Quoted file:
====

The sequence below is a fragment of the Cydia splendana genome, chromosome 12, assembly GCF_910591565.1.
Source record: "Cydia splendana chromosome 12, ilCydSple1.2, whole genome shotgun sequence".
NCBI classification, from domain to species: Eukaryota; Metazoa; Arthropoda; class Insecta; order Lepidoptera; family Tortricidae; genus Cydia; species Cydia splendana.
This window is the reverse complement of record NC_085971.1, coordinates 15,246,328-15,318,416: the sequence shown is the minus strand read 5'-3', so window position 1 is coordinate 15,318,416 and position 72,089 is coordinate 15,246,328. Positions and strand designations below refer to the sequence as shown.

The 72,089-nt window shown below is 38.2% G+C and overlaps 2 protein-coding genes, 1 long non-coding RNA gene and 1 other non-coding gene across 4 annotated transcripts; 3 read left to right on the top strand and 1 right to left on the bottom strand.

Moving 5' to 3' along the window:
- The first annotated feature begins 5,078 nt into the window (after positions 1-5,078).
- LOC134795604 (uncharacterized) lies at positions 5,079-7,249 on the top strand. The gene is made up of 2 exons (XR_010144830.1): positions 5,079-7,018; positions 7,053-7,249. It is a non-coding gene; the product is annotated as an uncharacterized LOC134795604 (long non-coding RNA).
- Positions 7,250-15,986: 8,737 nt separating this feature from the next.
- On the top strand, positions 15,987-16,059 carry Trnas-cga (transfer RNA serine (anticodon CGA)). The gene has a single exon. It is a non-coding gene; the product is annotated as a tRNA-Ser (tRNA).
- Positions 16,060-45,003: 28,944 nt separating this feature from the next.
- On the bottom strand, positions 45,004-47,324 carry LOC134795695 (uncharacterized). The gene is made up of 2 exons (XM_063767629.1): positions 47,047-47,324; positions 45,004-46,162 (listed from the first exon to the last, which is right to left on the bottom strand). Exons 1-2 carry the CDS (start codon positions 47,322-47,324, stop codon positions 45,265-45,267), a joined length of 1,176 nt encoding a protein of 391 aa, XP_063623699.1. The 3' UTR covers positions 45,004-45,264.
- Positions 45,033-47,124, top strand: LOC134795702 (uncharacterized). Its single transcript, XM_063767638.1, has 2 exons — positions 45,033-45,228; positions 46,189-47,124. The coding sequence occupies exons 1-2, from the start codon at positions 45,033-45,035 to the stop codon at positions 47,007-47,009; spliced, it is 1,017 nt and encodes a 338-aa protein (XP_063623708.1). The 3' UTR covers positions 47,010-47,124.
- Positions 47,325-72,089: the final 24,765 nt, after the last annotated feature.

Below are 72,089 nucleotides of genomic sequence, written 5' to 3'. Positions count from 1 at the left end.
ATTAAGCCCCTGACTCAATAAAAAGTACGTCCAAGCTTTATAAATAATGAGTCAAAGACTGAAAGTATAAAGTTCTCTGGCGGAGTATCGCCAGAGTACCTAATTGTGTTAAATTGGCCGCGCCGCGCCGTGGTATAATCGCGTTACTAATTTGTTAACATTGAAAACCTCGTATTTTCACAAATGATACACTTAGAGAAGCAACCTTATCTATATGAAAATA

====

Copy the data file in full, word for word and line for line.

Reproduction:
The sequence below is a fragment of the Cydia splendana genome, chromosome 12, assembly GCF_910591565.1.
Source record: "Cydia splendana chromosome 12, ilCydSple1.2, whole genome shotgun sequence".
NCBI classification, from domain to species: Eukaryota; Metazoa; Arthropoda; class Insecta; order Lepidoptera; family Tortricidae; genus Cydia; species Cydia splendana.
This window is the reverse complement of record NC_085971.1, coordinates 15,246,328-15,318,416: the sequence shown is the minus strand read 5'-3', so window position 1 is coordinate 15,318,416 and position 72,089 is coordinate 15,246,328. Positions and strand designations below refer to the sequence as shown.

The 72,089-nt window shown below is 38.2% G+C and overlaps 2 protein-coding genes, 1 long non-coding RNA gene and 1 other non-coding gene across 4 annotated transcripts; 3 read left to right on the top strand and 1 right to left on the bottom strand.

Moving 5' to 3' along the window:
- The first annotated feature begins 5,078 nt into the window (after positions 1-5,078).
- LOC134795604 (uncharacterized) lies at positions 5,079-7,249 on the top strand. The gene is made up of 2 exons (XR_010144830.1): positions 5,079-7,018; positions 7,053-7,249. It is a non-coding gene; the product is annotated as an uncharacterized LOC134795604 (long non-coding RNA).
- Positions 7,250-15,986: 8,737 nt separating this feature from the next.
- On the top strand, positions 15,987-16,059 carry Trnas-cga (transfer RNA serine (anticodon CGA)). The gene has a single exon. It is a non-coding gene; the product is annotated as a tRNA-Ser (tRNA).
- Positions 16,060-45,003: 28,944 nt separating this feature from the next.
- On the bottom strand, positions 45,004-47,324 carry LOC134795695 (uncharacterized). The gene is made up of 2 exons (XM_063767629.1): positions 47,047-47,324; positions 45,004-46,162 (listed from the first exon to the last, which is right to left on the bottom strand). Exons 1-2 carry the CDS (start codon positions 47,322-47,324, stop codon positions 45,265-45,267), a joined length of 1,176 nt encoding a protein of 391 aa, XP_063623699.1. The 3' UTR covers positions 45,004-45,264.
- Positions 45,033-47,124, top strand: LOC134795702 (uncharacterized). Its single transcript, XM_063767638.1, has 2 exons — positions 45,033-45,228; positions 46,189-47,124. The coding sequence occupies exons 1-2, from the start codon at positions 45,033-45,035 to the stop codon at positions 47,007-47,009; spliced, it is 1,017 nt and encodes a 338-aa protein (XP_063623708.1). The 3' UTR covers positions 47,010-47,124.
- Positions 47,325-72,089: the final 24,765 nt, after the last annotated feature.

Below are 72,089 nucleotides of genomic sequence, written 5' to 3'. Positions count from 1 at the left end.
ATTAAGCCCCTGACTCAATAAAAAGTACGTCCAAGCTTTATAAATAATGAGTCAAAGACTGAAAGTATAAAGTTCTCTGGCGGAGTATCGCCAGAGTACCTAATTGTGTTAAATTGGCCGCGCCGCGCCGTGGTATAATCGCGTTACTAATTTGTTAACATTGAAAACCTCGTATTTTCACAAATGATACACTTAGAGAAGCAACCTTATCTATATGAAAATA